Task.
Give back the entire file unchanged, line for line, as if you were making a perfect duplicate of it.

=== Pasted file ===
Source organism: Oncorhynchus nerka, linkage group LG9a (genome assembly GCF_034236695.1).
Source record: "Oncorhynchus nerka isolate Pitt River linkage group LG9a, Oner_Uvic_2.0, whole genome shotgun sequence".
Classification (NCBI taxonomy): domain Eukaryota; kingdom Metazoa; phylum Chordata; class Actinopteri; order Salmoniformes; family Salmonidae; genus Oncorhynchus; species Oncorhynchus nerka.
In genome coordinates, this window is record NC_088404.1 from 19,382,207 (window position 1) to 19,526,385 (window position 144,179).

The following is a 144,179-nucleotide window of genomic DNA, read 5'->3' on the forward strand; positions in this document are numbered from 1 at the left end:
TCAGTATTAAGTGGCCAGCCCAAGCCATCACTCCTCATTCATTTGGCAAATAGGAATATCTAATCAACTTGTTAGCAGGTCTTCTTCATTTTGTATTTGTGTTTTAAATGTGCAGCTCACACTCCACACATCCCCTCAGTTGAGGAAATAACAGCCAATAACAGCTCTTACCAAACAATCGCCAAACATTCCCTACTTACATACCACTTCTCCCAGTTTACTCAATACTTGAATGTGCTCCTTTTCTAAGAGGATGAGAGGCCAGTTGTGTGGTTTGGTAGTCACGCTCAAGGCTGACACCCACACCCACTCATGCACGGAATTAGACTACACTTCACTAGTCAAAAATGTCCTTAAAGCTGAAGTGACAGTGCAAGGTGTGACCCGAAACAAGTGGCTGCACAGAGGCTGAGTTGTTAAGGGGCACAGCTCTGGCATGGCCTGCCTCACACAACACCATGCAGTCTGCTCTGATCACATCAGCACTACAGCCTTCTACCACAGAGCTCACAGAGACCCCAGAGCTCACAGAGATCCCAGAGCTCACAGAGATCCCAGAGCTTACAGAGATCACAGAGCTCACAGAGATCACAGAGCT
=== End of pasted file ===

Source organism: Oncorhynchus nerka, linkage group LG9a (genome assembly GCF_034236695.1).
Source record: "Oncorhynchus nerka isolate Pitt River linkage group LG9a, Oner_Uvic_2.0, whole genome shotgun sequence".
Classification (NCBI taxonomy): domain Eukaryota; kingdom Metazoa; phylum Chordata; class Actinopteri; order Salmoniformes; family Salmonidae; genus Oncorhynchus; species Oncorhynchus nerka.
In genome coordinates, this window is record NC_088404.1 from 19,382,207 (window position 1) to 19,526,385 (window position 144,179).

The following is a 144,179-nucleotide window of genomic DNA, read 5'->3' on the forward strand; positions in this document are numbered from 1 at the left end:
TCAGTATTAAGTGGCCAGCCCAAGCCATCACTCCTCATTCATTTGGCAAATAGGAATATCTAATCAACTTGTTAGCAGGTCTTCTTCATTTTGTATTTGTGTTTTAAATGTGCAGCTCACACTCCACACATCCCCTCAGTTGAGGAAATAACAGCCAATAACAGCTCTTACCAAACAATCGCCAAACATTCCCTACTTACATACCACTTCTCCCAGTTTACTCAATACTTGAATGTGCTCCTTTTCTAAGAGGATGAGAGGCCAGTTGTGTGGTTTGGTAGTCACGCTCAAGGCTGACACCCACACCCACTCATGCACGGAATTAGACTACACTTCACTAGTCAAAAATGTCCTTAAAGCTGAAGTGACAGTGCAAGGTGTGACCCGAAACAAGTGGCTGCACAGAGGCTGAGTTGTTAAGGGGCACAGCTCTGGCATGGCCTGCCTCACACAACACCATGCAGTCTGCTCTGATCACATCAGCACTACAGCCTTCTACCACAGAGCTCACAGAGACCCCAGAGCTCACAGAGATCCCAGAGCTCACAGAGATCCCAGAGCTTACAGAGATCACAGAGCTCACAGAGATCACAGAGCT